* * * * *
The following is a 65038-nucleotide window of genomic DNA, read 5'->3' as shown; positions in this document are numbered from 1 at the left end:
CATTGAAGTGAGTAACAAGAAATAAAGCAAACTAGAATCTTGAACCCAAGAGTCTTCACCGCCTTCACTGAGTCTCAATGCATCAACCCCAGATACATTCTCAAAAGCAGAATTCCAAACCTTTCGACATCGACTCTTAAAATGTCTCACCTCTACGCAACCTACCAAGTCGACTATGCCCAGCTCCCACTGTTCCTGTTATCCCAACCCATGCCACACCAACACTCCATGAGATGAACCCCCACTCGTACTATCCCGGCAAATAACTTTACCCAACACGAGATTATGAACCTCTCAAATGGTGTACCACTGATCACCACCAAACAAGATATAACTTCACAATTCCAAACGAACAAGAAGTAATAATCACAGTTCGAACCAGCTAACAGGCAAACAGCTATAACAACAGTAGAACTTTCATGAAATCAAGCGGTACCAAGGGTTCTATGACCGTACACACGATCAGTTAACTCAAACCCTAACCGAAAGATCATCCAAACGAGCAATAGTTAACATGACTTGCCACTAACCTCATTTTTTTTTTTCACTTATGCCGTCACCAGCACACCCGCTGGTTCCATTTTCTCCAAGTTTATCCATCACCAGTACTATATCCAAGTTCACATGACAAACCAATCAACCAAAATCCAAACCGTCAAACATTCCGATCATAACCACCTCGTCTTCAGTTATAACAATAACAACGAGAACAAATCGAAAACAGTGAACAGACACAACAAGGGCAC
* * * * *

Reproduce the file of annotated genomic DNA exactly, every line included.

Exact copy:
The following is a 65038-nucleotide window of genomic DNA, read 5'->3' as shown; positions in this document are numbered from 1 at the left end:
CATTGAAGTGAGTAACAAGAAATAAAGCAAACTAGAATCTTGAACCCAAGAGTCTTCACCGCCTTCACTGAGTCTCAATGCATCAACCCCAGATACATTCTCAAAAGCAGAATTCCAAACCTTTCGACATCGACTCTTAAAATGTCTCACCTCTACGCAACCTACCAAGTCGACTATGCCCAGCTCCCACTGTTCCTGTTATCCCAACCCATGCCACACCAACACTCCATGAGATGAACCCCCACTCGTACTATCCCGGCAAATAACTTTACCCAACACGAGATTATGAACCTCTCAAATGGTGTACCACTGATCACCACCAAACAAGATATAACTTCACAATTCCAAACGAACAAGAAGTAATAATCACAGTTCGAACCAGCTAACAGGCAAACAGCTATAACAACAGTAGAACTTTCATGAAATCAAGCGGTACCAAGGGTTCTATGACCGTACACACGATCAGTTAACTCAAACCCTAACCGAAAGATCATCCAAACGAGCAATAGTTAACATGACTTGCCACTAACCTCATTTTTTTTTTTCACTTATGCCGTCACCAGCACACCCGCTGGTTCCATTTTCTCCAAGTTTATCCATCACCAGTACTATATCCAAGTTCACATGACAAACCAATCAACCAAAATCCAAACCGTCAAACATTCCGATCATAACCACCTCGTCTTCAGTTATAACAATAACAACGAGAACAAATCGAAAACAGTGAACAGACACAACAAGGGCAC